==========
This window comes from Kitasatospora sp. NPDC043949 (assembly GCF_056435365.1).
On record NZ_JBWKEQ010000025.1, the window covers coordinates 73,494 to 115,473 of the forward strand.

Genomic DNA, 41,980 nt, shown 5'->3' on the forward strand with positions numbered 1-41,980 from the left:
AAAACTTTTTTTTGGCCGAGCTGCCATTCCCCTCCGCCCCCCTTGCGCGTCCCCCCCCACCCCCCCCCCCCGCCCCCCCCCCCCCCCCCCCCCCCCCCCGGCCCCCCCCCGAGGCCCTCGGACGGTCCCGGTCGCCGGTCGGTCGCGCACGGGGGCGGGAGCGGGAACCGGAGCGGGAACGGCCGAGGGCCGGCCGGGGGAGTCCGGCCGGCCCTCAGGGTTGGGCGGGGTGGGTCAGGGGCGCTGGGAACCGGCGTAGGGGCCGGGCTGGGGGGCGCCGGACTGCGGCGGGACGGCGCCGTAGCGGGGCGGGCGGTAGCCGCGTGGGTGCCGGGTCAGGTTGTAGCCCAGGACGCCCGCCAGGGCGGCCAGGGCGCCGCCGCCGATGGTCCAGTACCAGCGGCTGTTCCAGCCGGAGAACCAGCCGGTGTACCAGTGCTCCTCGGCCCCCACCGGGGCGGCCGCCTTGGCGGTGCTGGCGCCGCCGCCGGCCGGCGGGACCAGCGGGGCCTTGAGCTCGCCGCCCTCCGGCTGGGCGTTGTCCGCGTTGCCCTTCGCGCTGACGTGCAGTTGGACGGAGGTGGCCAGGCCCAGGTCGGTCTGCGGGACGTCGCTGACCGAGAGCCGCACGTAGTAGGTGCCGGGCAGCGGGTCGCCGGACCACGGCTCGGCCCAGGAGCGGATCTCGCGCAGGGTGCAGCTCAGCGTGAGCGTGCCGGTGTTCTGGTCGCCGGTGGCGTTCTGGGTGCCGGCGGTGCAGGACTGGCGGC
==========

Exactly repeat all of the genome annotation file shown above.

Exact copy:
This window comes from Kitasatospora sp. NPDC043949 (assembly GCF_056435365.1).
On record NZ_JBWKEQ010000025.1, the window covers coordinates 73,494 to 115,473 of the forward strand.

Genomic DNA, 41,980 nt, shown 5'->3' on the forward strand with positions numbered 1-41,980 from the left:
AAAACTTTTTTTTGGCCGAGCTGCCATTCCCCTCCGCCCCCCTTGCGCGTCCCCCCCCACCCCCCCCCCCCGCCCCCCCCCCCCCCCCCCCCCCCCCCCGGCCCCCCCCCGAGGCCCTCGGACGGTCCCGGTCGCCGGTCGGTCGCGCACGGGGGCGGGAGCGGGAACCGGAGCGGGAACGGCCGAGGGCCGGCCGGGGGAGTCCGGCCGGCCCTCAGGGTTGGGCGGGGTGGGTCAGGGGCGCTGGGAACCGGCGTAGGGGCCGGGCTGGGGGGCGCCGGACTGCGGCGGGACGGCGCCGTAGCGGGGCGGGCGGTAGCCGCGTGGGTGCCGGGTCAGGTTGTAGCCCAGGACGCCCGCCAGGGCGGCCAGGGCGCCGCCGCCGATGGTCCAGTACCAGCGGCTGTTCCAGCCGGAGAACCAGCCGGTGTACCAGTGCTCCTCGGCCCCCACCGGGGCGGCCGCCTTGGCGGTGCTGGCGCCGCCGCCGGCCGGCGGGACCAGCGGGGCCTTGAGCTCGCCGCCCTCCGGCTGGGCGTTGTCCGCGTTGCCCTTCGCGCTGACGTGCAGTTGGACGGAGGTGGCCAGGCCCAGGTCGGTCTGCGGGACGTCGCTGACCGAGAGCCGCACGTAGTAGGTGCCGGGCAGCGGGTCGCCGGACCACGGCTCGGCCCAGGAGCGGATCTCGCGCAGGGTGCAGCTCAGCGTGAGCGTGCCGGTGTTCTGGTCGCCGGTGGCGTTCTGGGTGCCGGCGGTGCAGGACTGGCGGC